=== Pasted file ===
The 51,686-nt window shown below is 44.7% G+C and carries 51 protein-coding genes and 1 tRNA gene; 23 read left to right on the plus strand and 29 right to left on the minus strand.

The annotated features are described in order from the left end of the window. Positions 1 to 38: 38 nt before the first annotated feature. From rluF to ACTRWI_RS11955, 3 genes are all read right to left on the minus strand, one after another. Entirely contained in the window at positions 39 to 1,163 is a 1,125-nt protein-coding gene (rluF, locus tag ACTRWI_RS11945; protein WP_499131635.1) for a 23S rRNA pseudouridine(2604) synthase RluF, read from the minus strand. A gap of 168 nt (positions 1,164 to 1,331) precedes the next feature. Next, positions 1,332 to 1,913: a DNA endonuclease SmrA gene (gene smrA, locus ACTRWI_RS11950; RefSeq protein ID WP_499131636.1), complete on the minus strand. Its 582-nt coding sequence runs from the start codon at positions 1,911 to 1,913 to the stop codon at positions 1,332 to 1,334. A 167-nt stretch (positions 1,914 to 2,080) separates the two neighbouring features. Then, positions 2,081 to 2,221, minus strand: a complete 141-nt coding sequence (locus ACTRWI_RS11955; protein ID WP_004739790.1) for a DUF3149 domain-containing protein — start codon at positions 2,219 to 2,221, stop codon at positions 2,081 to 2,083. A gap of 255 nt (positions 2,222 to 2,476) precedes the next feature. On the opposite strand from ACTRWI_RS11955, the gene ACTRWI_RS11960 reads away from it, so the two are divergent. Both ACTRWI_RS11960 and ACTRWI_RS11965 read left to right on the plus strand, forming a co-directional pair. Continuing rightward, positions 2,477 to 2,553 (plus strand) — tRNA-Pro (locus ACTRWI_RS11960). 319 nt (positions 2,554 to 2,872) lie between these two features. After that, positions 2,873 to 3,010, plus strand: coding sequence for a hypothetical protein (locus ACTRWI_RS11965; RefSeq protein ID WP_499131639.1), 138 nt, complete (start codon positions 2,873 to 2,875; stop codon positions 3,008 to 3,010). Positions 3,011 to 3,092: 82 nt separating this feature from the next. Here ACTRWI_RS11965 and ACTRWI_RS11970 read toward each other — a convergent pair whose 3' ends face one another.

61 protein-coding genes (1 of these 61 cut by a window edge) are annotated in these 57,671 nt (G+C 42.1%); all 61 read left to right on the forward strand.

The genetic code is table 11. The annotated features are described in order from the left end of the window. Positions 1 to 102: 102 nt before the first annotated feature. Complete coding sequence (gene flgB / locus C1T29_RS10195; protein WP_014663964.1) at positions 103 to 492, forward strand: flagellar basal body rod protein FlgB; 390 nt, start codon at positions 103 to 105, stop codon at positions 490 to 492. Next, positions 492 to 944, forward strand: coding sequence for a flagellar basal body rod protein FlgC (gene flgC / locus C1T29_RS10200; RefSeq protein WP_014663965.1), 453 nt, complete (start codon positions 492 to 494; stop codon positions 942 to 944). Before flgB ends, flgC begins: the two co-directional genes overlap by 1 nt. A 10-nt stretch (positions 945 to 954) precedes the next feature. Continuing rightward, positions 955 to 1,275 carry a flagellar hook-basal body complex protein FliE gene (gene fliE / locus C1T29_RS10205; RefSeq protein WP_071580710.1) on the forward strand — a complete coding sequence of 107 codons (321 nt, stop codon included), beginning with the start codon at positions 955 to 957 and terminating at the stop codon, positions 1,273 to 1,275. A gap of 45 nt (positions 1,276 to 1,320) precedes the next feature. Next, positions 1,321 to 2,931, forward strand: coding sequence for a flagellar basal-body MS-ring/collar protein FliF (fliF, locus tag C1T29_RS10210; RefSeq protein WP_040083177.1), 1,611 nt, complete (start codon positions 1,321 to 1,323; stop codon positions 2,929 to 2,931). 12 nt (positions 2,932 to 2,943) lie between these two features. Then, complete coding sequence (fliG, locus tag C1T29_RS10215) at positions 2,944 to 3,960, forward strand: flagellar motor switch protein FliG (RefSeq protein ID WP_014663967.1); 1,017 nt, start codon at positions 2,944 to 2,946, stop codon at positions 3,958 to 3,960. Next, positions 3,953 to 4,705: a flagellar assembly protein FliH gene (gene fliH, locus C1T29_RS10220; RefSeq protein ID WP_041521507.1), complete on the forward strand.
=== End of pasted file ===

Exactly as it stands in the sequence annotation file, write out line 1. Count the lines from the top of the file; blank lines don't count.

The 51,686-nt window shown below is 44.7% G+C and carries 51 protein-coding genes and 1 tRNA gene; 23 read left to right on the plus strand and 29 right to left on the minus strand.